Tuesday, April 1, 2014

Knight Management, and the Knight Way

One of the problems facing medieval kings was managing the feudal lords who made up their tax base and army. Knights in particular were a cross between conscripts and independent contractors, between officers in the army, heavy armored units, and mercenary captains. They were also potential competitors with the king if not managed properly.  A good deal of thought therefore went into the management of knights: how to motivate them, coordinate them and control them. Much of the planning involved was long term, e.g. the children of important knights were educated at the king's court, making them both allies and hostages.

Not surprisingly, some of this thought can be adapted to address the problems facing modern managers.

Stanford's Graduate School of Business is at the forefront of the effort to re-learn and re-purpose some of this innovative medieval management wisdom (e.g. when should the table be round?), with a center devoted to this branch of management knowledge:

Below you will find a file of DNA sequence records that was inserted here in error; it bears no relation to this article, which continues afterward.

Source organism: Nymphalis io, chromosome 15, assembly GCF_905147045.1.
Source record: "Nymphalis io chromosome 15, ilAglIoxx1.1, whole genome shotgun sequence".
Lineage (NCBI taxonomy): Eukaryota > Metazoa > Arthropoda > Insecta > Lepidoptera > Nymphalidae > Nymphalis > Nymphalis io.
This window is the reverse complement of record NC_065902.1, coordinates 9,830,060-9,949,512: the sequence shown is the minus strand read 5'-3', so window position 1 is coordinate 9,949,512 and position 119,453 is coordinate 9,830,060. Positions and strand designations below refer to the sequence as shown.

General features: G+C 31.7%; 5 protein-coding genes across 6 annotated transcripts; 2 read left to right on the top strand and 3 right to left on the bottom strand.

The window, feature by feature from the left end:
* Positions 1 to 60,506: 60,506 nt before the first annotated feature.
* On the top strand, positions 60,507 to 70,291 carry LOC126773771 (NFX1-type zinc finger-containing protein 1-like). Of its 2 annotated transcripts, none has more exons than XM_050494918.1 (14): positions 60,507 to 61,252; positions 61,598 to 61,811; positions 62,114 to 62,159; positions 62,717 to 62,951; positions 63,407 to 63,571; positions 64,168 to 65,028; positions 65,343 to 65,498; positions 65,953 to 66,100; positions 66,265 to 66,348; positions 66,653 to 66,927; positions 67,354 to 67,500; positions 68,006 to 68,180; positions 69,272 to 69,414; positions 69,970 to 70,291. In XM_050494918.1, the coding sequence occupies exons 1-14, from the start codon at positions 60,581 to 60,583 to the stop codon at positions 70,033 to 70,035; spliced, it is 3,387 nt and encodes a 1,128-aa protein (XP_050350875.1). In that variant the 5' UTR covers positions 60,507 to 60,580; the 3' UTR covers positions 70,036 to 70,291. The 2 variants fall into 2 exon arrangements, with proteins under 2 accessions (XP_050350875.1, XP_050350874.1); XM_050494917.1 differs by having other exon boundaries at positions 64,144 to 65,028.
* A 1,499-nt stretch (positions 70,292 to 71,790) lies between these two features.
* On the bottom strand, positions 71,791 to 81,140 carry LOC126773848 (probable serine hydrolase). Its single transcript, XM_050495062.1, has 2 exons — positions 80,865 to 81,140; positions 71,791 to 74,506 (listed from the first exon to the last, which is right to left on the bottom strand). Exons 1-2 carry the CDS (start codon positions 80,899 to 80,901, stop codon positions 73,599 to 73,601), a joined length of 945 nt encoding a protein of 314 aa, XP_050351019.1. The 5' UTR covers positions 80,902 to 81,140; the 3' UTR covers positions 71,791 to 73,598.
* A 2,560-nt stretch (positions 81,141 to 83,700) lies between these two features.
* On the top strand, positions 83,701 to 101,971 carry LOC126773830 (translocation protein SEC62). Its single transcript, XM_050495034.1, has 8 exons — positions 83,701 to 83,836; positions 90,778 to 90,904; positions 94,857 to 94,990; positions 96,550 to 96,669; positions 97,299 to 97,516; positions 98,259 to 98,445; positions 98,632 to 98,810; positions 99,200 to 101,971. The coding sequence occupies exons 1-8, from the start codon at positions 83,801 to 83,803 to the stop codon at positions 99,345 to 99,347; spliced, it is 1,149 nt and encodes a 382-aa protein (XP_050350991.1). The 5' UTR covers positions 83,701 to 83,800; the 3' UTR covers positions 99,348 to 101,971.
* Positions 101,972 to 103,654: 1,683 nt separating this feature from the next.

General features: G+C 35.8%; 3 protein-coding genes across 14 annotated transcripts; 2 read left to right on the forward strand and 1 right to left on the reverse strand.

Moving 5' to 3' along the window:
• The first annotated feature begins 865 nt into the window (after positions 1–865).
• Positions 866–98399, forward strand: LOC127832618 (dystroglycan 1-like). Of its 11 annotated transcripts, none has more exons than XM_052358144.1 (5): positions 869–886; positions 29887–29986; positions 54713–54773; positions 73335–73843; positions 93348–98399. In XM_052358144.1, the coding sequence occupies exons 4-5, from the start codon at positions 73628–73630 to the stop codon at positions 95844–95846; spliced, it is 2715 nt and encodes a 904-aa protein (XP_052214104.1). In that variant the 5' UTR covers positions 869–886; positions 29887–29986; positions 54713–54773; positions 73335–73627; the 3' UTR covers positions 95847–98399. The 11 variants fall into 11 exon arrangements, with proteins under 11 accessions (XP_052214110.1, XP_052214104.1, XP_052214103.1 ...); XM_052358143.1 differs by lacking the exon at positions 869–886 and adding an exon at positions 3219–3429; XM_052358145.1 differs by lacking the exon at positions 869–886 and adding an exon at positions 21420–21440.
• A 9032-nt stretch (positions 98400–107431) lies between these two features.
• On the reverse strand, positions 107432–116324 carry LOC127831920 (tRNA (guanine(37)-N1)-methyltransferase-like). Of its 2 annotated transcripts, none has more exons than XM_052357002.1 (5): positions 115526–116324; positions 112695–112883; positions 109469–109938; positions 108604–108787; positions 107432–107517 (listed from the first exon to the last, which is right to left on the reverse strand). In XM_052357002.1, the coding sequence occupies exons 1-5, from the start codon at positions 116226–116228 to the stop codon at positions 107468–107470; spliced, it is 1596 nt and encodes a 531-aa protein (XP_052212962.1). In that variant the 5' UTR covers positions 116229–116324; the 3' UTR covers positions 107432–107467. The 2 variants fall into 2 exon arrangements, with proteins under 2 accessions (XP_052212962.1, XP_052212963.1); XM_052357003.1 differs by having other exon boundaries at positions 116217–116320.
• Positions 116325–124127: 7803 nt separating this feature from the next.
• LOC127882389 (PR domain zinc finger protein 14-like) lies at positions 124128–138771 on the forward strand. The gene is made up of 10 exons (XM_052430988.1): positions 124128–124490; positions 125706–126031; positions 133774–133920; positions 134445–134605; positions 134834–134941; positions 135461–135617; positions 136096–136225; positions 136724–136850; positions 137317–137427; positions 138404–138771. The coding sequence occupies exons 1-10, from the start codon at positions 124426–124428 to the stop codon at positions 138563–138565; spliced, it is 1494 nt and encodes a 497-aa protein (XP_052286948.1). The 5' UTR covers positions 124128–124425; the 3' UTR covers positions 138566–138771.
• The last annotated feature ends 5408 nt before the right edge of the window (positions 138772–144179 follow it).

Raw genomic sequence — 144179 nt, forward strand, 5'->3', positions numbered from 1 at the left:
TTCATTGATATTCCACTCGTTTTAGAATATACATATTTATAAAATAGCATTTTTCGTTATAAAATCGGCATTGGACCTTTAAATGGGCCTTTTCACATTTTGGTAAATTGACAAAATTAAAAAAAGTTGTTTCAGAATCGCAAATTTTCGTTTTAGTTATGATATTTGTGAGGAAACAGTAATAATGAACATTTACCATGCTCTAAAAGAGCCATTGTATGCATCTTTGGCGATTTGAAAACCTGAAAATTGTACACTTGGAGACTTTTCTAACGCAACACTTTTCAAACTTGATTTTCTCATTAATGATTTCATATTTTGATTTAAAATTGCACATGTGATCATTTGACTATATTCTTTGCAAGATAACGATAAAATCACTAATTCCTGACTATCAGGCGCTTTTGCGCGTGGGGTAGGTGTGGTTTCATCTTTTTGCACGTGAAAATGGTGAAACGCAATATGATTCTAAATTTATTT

While kings needed the kind of advice that today would be given to CEOs about how to manage executive vice presidents, there was also an extensive body of more tactical knowledge (e.g. have your knights take off their armor before attempting a river crossing). These were compiled in detailed manuals, and one ancient source compiled 655 rules, which were published in the codex known as the 655 Knight Way.

1 comment:

dWj said...

cf. http://hacks.mit.edu/by_year/1991/edwin_phortey/